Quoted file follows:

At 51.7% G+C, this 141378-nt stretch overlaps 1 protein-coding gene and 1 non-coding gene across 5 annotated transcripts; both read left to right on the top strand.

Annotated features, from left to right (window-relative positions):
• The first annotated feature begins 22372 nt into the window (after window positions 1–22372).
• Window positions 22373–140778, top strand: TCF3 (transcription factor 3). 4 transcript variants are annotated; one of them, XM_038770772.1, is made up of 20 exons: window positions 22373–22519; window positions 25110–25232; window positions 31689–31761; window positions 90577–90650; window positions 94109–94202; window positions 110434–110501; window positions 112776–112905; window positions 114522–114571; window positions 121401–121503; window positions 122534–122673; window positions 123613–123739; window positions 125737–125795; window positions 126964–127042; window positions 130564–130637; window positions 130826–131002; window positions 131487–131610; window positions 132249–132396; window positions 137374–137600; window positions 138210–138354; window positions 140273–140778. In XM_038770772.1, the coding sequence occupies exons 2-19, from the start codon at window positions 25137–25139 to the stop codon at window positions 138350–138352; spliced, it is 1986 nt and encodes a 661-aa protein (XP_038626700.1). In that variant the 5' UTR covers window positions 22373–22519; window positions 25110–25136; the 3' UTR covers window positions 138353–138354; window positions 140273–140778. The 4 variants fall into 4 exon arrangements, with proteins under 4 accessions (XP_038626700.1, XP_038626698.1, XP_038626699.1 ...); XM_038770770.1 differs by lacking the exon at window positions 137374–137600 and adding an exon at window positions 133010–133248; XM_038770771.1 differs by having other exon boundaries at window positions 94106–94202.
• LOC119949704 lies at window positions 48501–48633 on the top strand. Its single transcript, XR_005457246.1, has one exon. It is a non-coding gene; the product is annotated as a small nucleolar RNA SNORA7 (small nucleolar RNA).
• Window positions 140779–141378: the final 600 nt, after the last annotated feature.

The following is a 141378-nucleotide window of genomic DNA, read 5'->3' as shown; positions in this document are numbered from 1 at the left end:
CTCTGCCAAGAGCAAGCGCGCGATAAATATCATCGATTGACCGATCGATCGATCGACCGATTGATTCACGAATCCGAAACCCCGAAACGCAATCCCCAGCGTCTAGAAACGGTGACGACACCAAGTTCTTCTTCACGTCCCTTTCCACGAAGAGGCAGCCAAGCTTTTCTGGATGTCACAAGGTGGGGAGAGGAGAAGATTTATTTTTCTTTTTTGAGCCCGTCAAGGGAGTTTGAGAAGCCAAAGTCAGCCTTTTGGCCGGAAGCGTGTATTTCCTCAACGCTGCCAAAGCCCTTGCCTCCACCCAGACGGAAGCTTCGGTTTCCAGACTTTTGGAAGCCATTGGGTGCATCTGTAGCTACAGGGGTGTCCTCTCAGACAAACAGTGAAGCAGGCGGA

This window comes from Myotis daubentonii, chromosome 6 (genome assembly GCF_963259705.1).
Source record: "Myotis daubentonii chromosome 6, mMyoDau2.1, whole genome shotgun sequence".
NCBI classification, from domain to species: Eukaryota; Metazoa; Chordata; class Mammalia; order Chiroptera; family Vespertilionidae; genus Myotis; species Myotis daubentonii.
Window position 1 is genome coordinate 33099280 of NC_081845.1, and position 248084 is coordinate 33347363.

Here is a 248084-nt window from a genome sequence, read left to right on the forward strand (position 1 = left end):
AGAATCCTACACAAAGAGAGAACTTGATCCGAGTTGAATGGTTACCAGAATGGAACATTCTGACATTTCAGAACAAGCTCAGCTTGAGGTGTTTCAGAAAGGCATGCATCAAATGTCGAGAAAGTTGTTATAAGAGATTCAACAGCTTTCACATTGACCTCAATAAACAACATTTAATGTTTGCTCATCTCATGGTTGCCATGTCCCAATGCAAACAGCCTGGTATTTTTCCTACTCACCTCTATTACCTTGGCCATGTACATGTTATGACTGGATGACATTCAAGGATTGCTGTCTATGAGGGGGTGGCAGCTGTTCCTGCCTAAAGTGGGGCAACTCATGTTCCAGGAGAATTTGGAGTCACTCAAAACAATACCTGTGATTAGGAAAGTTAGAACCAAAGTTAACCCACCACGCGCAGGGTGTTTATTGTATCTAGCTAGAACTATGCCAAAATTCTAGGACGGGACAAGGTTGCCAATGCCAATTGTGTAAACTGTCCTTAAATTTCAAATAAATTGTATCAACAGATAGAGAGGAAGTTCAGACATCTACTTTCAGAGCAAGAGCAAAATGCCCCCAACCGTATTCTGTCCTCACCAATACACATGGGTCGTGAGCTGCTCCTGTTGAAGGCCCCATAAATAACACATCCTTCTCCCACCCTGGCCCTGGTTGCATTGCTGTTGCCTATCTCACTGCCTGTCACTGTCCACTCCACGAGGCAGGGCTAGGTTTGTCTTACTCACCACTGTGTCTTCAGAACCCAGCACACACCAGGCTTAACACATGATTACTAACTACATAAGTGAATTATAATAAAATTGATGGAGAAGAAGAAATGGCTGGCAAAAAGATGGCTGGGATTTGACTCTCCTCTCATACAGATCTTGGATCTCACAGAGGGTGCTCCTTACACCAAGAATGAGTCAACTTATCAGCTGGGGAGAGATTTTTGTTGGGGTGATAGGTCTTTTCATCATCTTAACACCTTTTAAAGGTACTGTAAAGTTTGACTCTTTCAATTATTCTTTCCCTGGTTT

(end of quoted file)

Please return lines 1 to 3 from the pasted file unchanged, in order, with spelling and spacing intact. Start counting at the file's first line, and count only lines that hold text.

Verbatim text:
At 51.7% G+C, this 141378-nt stretch overlaps 1 protein-coding gene and 1 non-coding gene across 5 annotated transcripts; both read left to right on the top strand.

Annotated features, from left to right (window-relative positions):
• The first annotated feature begins 22372 nt into the window (after window positions 1–22372).